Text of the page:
The use of COCA-MDA for building self-adaptive applications for indoor wayfinding for individuals with cognitive impairments was proposed in [32]. Evaluating the COCA-MDA productivity among the development cost and effort using COCOMO II [33] was demonstrated in [34] . This article focuses on evaluating the features of COCA-MDA against the above mentioned approaches as shown in the following section.

Iv Feature Analysis and Comparative Study of MDA-based Approaches

From the software developer’s perspective, it is vital to know the features of the development paradigm, which might be used in constructing a self-adaptive application. Feature evaluation of the development methodology can assist the developers in selecting among the proposed methodologies in the literature for achieving adaptability and dependability of the software systems. Improving the development of self-adaptive software systems using model driven approach has attained several research efforts. The target was in general to introduce software with adaptability and variability while focusing on reducing the software complexity and optimising the development effort.

The examination of software system performance, dependability and availability is of greatest importance for tuning software system in conjunction with several architecture quality attributes. Such performance analysis was considered by the MOSEL [35]

. The system modelling using MOSEL illustrates how easily it can be used for modelling real-life examples from the fields of computer communication and manufacturing systems. However, extending the MOSEL language towards the modelling and performance evaluation of self-adaptive software system can estimate several quality attributes of model-based architecture and provides early results about how efficient is the adaptation action.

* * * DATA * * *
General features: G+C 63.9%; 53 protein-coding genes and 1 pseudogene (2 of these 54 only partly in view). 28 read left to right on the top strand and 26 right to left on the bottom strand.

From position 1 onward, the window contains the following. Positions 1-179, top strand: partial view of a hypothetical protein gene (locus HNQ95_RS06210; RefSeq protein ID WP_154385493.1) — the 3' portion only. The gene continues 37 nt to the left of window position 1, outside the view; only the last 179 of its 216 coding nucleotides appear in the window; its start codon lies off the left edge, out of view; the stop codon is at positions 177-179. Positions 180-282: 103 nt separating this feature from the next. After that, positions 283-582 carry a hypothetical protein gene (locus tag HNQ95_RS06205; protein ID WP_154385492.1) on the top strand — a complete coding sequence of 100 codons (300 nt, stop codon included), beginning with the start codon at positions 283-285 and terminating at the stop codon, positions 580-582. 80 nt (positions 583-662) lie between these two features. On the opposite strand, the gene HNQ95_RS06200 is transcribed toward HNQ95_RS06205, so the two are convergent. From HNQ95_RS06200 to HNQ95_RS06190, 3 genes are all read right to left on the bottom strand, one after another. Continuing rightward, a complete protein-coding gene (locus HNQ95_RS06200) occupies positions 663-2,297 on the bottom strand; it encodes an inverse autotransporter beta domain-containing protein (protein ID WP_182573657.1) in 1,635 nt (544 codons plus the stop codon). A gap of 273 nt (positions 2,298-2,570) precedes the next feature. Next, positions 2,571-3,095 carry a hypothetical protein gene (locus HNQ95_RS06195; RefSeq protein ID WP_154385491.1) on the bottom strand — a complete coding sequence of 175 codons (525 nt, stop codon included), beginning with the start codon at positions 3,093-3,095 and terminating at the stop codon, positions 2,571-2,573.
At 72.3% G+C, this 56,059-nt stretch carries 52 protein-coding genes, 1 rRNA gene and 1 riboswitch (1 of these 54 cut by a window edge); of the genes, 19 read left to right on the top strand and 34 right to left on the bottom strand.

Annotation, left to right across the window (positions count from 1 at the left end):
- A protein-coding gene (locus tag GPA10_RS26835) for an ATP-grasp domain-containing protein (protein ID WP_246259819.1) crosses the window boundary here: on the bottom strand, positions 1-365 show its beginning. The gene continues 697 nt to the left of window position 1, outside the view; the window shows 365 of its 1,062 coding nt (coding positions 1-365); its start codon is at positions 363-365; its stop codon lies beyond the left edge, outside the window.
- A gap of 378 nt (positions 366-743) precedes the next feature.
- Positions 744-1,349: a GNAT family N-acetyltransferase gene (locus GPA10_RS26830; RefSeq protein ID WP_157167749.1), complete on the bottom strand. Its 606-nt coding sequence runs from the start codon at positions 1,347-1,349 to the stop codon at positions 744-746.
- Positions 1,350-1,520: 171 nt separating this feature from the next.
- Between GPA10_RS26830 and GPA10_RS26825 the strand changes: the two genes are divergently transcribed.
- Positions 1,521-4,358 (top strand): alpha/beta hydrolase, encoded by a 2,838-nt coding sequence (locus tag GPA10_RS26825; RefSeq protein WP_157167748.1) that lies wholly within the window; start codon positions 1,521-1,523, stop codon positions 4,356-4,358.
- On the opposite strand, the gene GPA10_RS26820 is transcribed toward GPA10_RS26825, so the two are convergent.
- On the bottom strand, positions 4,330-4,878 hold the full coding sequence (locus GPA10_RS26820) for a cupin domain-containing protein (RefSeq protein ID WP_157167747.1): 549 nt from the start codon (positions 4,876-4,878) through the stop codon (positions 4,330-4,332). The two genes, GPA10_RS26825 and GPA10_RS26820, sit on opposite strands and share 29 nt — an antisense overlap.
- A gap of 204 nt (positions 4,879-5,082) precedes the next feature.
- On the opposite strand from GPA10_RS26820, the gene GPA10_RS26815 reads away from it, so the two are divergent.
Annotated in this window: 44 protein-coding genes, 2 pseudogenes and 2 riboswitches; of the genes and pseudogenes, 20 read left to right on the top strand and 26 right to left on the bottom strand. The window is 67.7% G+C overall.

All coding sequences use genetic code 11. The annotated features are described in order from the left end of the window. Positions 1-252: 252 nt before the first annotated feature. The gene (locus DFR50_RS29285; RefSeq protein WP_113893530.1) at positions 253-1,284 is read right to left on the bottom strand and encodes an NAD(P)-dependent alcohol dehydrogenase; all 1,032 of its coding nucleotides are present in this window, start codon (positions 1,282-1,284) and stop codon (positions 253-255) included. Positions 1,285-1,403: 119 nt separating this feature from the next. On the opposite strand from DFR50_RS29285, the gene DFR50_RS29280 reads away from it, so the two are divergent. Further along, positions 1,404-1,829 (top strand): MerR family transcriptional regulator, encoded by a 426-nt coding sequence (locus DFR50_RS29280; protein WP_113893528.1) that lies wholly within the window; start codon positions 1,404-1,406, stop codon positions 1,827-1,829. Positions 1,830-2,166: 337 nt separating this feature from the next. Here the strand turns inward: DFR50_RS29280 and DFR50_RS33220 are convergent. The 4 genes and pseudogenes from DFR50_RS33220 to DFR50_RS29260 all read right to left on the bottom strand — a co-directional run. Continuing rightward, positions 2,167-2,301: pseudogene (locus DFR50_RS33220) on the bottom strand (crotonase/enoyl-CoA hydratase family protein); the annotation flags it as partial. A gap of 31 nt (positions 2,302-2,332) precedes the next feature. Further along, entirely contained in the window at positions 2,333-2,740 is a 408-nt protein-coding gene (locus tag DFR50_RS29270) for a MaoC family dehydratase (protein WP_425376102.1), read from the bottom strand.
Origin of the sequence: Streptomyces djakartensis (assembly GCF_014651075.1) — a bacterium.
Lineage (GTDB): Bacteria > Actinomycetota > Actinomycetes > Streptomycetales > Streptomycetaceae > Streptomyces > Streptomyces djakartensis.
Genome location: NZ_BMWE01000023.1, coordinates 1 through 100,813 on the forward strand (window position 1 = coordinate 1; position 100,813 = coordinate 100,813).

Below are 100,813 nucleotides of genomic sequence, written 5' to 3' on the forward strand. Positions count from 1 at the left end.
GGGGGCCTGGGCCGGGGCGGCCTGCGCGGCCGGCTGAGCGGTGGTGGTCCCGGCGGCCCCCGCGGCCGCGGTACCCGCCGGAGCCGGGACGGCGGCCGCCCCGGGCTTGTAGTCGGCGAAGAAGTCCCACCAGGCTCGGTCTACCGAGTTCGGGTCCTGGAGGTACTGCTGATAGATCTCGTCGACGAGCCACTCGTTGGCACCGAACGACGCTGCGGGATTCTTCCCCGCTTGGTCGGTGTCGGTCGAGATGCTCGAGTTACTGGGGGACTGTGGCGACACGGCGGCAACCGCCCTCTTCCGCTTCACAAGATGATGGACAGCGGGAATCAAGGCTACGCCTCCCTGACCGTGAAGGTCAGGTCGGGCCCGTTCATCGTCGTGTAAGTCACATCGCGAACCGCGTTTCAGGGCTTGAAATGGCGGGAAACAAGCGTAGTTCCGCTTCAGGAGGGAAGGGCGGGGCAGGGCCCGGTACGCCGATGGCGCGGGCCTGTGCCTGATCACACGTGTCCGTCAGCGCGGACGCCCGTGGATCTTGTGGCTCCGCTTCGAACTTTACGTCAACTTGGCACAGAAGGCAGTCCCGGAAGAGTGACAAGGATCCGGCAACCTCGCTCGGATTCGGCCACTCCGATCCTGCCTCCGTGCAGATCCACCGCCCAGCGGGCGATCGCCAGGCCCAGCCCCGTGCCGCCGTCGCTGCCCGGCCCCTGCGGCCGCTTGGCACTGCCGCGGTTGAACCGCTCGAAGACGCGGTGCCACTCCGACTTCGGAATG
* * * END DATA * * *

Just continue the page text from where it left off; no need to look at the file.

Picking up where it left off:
Kitchenham et al. in [36] proposed the DESMET method, which evaluates software development methodologies using an analytical approach. Asadi et al. have adapted the DESMET method to analyse several MDA-approaches. The authors adapted several evaluation criteria that can be used to compare MDA methodologies based on MDA-related features and MDA-based tool features [37].

However, Calic et al. [38] proposed an evaluation framework to evaluate MDA-based approaches in terms of four major criteria groups, as follows: I) MDA-related features: The degree to which the proposed methodologies are compliant with OMG’s MDA specification [4]. II) Quality: Evaluation of the overall quality of the MDA-based approaches including their efficiency, robustness, understandability, ease of implementation, completeness, and ability to produce the expected results [36]. III) Usability: Simplicity of use and ease of implementation by the developer, which covers clear information about the impact of the methodology on the development effort [39, 40]. IV) Productivity: The quality of benefits derived from using the methodology and its impact on the development time, complexity of implementation, code quality, and cost effectiveness [38]. Calic at al. [38] presents the COPE tool, to evaluate the MDA productivity by automate the coupled evaluation of metamodels and model by recording the coupling history in an history model.

Lewis et al. [41] have evaluated the impact of MDA on the development effort and the learning curve of the MDA-based development tools based on their own experiences. The authors concluded that the real potential behind MDA is not completely employed either by current tools or by the proposed MDA approaches in the literature. In addition, the developers have to modify the generated code such that it is suitable for the target platform. The MDA tools can affect the level of maintenances required for the generated codes. In the same way, the developer’s level of understanding of MDA tasks and their familiarity with the target platform have direct impacts on MDA productivity.